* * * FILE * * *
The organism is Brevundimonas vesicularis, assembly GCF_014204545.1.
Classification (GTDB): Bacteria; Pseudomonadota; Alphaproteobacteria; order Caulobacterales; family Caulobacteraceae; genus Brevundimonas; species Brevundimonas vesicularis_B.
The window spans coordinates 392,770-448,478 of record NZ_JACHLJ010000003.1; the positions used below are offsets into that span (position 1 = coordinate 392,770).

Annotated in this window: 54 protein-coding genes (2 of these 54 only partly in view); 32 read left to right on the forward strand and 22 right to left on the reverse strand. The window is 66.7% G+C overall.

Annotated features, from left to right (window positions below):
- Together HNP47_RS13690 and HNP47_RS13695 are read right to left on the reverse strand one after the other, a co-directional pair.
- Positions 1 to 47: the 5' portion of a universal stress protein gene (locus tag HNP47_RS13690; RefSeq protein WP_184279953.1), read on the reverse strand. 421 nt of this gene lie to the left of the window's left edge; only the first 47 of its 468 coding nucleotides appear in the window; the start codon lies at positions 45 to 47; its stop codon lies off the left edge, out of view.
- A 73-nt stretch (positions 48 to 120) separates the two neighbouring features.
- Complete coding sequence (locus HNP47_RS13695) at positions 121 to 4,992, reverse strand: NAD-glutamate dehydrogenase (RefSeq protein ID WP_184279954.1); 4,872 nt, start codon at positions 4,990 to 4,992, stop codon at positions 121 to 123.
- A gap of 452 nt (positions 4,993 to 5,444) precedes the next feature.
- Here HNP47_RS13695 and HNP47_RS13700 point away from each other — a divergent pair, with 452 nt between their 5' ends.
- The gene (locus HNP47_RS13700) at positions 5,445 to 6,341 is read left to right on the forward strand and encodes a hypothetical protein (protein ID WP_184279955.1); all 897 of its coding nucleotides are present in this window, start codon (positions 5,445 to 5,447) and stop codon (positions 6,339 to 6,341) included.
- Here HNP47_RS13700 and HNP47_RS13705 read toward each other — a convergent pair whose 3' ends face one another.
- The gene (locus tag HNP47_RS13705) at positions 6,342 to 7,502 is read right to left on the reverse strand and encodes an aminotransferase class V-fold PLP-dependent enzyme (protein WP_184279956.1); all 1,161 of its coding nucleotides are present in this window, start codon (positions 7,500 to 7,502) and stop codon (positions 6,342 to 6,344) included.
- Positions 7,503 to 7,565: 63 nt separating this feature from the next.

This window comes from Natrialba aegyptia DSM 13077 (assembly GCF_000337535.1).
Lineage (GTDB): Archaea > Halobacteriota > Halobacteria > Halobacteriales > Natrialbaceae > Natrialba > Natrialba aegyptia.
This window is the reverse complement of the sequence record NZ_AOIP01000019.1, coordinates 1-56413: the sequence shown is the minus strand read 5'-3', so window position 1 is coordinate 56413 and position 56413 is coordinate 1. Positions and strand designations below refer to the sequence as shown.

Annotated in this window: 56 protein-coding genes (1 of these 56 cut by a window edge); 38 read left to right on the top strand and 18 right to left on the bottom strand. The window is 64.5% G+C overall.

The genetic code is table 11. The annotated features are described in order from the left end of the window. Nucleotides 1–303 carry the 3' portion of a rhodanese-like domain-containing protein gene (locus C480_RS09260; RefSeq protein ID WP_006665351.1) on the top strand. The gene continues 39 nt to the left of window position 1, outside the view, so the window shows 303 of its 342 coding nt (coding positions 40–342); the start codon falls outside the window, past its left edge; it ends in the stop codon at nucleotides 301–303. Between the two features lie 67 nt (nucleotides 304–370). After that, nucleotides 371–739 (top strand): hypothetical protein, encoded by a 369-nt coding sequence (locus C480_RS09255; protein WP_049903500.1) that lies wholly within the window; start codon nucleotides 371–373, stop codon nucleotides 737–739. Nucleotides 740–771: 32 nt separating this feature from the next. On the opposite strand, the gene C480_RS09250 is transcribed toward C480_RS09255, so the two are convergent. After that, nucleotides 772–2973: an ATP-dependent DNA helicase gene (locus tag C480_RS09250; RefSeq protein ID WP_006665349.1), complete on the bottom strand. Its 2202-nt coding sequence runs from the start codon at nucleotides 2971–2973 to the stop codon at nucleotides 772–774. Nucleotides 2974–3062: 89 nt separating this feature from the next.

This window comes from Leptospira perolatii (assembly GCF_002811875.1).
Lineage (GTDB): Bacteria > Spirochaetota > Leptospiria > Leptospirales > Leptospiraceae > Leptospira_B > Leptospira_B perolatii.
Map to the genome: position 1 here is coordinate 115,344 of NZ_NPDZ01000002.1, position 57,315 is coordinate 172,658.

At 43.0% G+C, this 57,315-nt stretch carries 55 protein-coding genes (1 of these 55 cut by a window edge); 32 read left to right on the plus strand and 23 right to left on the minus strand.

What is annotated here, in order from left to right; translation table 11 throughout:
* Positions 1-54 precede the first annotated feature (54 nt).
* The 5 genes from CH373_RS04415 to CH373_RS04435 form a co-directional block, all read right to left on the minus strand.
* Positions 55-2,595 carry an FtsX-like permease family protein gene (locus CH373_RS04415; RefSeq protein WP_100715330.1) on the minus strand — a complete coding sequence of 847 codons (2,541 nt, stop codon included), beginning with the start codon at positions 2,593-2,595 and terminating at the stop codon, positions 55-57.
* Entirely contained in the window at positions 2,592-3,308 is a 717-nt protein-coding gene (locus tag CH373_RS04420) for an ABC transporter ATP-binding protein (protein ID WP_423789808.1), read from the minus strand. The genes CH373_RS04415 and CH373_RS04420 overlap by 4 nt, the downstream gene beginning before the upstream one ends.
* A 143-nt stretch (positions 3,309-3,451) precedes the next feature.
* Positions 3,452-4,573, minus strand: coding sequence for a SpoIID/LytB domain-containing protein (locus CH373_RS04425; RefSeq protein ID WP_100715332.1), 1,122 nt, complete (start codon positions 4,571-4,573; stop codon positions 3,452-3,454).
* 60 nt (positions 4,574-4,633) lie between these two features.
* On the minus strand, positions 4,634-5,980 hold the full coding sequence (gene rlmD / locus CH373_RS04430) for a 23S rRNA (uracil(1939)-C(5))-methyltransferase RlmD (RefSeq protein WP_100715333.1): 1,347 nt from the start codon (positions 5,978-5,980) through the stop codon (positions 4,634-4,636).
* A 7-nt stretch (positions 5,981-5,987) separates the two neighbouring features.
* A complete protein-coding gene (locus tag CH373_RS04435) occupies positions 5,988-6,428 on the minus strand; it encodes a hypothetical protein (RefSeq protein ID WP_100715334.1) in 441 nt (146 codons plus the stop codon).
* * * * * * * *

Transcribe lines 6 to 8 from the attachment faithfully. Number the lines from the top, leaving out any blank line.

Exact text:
- Together HNP47_RS13690 and HNP47_RS13695 are read right to left on the reverse strand one after the other, a co-directional pair.
- Positions 1 to 47: the 5' portion of a universal stress protein gene (locus tag HNP47_RS13690; RefSeq protein WP_184279953.1), read on the reverse strand. 421 nt of this gene lie to the left of the window's left edge; only the first 47 of its 468 coding nucleotides appear in the window; the start codon lies at positions 45 to 47; its stop codon lies off the left edge, out of view.
- A 73-nt stretch (positions 48 to 120) separates the two neighbouring features.